Tony Eales is back, having moved to a new clime. His notes and IDs are indented, and you can enlarge the photos by clicking on them.
It’s been a while. I moved jobs and cities from subtropical Brisbane to temperate Canberra, the Australian capital. Consequently, life has been very busy with fewer opportunities to photograph bugs but I can’t be stopped entirely. My new job looks like it will take me all over Australia so, with luck I will have a lot of different wildlife to show. So far here are some favourites from my new home.This extraordinary weevil, Acantholophus sp., from the forested hill around Canberra.
A new Arkys for me, Arkys walckenaeri. These are the most common species across southern Australia but become rarer in the subtropics, hence I hadn’t seen one before. Always happy to get a new Arkys for my collection.
This beautiful katydid nymph, probably Caedicia sp. Also from the forests around Canberra.
Southern Australia has a bewildering variety of colourful jewel beetles in the genus Castiarina. This was my first in this new area and a real beauty, Castiarina hilaris.
It’s been wonderful for new beetles down here. This is one of the many pie-dish darkling beetles, Celibe sp.
Neosparassus calligaster Beautiful Badge Huntsman is the star of the show so far. I found it out on this twig at perfect camera height showing off its underside that gives it its name.
Another southern Australian species that I’ve been trying to find for a while, this pretty little orb-weaver is Araneus ginninderranus.
And this is what I’m most frightened of in this new bio-region: the bullants in the Myrmecia pilosula species complex. These are the only ants recorded to have killed anyone as far as I know. This one is the local Canberra species Myrmecia croslandi.
I found a lot of these mites from the Subfamily Callidosomatinae searching the eucalyptus leaves. This one was taking a special interest in Heteropteran eggs.
Another species I rarely encountered in my previous home but appears to be very common here is Uraba lugens Gum Leaf Skeletonizer. You can see them earning their name here.
They are also known as the “mad hatter caterpillar”. As they moult through their instars, the old skin and head doesn’t completley detach from their heads. As they get older, the hat of previous moults gets taller and taller.
13 thoughts on “Readers’ wildlife photos”
Fantastic photos! “Gum Leaf Skeletonizer” is a great name, like something out of a horror/fantasy novel.
Btw…I read your comments with an Australian accent in mind, in part to honor your efforts but also because it adds something to the commentary about those magnifcent creatures. I don’t know why. Thanks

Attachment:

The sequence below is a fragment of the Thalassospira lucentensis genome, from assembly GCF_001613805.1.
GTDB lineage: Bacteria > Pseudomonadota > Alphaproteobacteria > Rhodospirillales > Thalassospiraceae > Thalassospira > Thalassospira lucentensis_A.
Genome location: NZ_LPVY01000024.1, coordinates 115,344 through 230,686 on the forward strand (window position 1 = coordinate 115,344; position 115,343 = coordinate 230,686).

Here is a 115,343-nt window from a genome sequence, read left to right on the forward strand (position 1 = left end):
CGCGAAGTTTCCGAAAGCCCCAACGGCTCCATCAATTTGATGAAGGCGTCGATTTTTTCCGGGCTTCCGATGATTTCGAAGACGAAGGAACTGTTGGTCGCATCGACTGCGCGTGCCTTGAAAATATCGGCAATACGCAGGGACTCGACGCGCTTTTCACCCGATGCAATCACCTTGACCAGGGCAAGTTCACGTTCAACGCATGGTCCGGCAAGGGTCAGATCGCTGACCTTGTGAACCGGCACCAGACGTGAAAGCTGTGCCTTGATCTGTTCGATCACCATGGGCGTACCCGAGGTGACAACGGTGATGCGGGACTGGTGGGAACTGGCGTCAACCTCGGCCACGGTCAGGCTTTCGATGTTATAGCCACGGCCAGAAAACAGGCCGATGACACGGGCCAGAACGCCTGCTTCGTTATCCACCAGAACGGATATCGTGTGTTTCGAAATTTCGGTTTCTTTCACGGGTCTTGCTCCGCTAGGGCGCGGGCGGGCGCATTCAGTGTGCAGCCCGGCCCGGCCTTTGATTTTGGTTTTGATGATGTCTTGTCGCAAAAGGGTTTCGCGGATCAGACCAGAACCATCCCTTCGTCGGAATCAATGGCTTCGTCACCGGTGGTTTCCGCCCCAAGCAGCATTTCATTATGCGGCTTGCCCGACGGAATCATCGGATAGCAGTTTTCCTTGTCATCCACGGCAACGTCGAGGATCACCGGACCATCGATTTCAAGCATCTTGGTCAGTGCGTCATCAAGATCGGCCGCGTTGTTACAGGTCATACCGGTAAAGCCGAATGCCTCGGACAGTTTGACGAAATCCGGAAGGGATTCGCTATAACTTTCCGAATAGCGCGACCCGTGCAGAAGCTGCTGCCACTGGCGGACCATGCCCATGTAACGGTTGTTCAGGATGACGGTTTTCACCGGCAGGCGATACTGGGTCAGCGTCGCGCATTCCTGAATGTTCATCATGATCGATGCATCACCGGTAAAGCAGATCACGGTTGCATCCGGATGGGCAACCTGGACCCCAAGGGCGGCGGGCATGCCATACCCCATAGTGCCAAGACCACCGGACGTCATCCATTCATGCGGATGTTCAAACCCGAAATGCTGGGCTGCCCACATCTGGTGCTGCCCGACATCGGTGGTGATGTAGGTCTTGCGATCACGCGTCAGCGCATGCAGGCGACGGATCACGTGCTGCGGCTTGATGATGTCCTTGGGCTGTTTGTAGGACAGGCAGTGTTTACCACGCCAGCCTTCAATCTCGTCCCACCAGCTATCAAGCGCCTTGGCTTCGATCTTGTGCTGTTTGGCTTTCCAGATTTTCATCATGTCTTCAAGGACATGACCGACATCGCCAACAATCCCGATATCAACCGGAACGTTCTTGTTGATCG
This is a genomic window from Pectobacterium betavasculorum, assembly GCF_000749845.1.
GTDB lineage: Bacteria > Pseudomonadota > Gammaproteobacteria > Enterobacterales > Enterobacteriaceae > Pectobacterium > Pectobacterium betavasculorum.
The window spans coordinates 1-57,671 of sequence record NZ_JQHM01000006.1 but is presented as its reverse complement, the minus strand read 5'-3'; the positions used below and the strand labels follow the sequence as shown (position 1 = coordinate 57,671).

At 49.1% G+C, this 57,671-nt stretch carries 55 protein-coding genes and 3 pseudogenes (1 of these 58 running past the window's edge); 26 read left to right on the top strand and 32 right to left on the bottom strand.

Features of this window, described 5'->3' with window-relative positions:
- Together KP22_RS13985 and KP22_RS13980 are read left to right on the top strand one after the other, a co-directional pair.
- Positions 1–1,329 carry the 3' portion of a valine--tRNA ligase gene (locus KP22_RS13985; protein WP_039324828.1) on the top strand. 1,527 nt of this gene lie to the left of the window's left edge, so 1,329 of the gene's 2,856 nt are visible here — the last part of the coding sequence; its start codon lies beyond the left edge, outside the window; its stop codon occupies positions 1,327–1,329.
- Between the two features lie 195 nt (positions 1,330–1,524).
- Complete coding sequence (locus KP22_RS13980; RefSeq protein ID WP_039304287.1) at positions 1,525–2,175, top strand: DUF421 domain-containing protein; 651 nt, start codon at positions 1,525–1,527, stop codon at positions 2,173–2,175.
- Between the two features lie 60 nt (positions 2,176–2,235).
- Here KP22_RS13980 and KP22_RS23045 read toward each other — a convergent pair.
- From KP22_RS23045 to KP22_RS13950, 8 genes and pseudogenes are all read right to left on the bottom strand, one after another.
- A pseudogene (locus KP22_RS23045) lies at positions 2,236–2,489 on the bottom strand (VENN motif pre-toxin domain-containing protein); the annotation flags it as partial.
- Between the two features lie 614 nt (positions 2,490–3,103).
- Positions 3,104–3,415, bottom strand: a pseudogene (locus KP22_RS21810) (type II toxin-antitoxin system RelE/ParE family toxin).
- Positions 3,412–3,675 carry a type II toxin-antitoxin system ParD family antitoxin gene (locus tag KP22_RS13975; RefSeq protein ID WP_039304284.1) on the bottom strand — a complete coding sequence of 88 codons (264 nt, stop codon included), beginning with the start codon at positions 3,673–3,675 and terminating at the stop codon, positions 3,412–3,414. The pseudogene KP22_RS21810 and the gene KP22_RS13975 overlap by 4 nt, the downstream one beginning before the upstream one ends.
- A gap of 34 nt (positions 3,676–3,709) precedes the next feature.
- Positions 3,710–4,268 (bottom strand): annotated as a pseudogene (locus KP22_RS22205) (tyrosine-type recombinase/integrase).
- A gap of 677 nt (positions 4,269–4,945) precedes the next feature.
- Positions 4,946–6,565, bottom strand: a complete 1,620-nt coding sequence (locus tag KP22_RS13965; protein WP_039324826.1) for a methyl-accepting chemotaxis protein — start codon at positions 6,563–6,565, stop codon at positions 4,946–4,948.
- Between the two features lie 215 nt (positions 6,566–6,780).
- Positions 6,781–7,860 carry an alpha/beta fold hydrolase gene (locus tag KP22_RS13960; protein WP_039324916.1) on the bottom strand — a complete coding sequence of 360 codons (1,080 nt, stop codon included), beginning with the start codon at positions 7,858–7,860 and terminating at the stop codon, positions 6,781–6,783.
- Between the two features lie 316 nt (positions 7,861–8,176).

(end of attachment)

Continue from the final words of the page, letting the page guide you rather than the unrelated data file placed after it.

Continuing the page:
Ha. Steve Irwin style?
These are absolutely captivating photos, thank you. The Arkys walckenaeri looks like a piece of jewelry made of gold and carnelian.
It was photographs of this particular species that first got me hooked on the genus Arkys but it’s taken until now, many years later to finally see one in the flesh
Beautiful, beautiful photos of amazing creatures.
As a related aside, Alan Davies did a brilliant impromptu comedy version of the “mad hatter pillar” reacting to a beetle that latches on to ants’ abdomens on QI once, and it’s well worth watching. https://www.youtube.com/watch?v=mhdrO4qBDxA
The bit starts and about 1:45 but really gets going at about 3:00
Beautiful. That bull ant is one scary dude!
You have proven the abundance of very cool Australian arthropods. And also that you’re a damn good photographer. Thanks for this incredible selection.
Somehow overlooked the post! Amazing as always, Tony!
Fantastic photos Tony!
I remember when a neighbor returned from a stint in Australia: The elder son (middle school age) had the most awesome collection of insects I’d ever seen. Massive examples. Most memorable were a huge cicada and a huge beetle.
I suppose the dead person was drunk. It is one reason why people get killed by large predators in Africa & India…
According to Wikipedia Myrmecia deaths are due to anaphyllaxis and occurred at a rate of about 4 a year in Australia but a desensitisation program has been successful and there has not been a fatality (as far as Wikipedia knows!) since 2003.
Simply wonderful work, Tony; thanks! The Beautiful Badge Huntsman is amazing – gorgeous underbelly and understated back.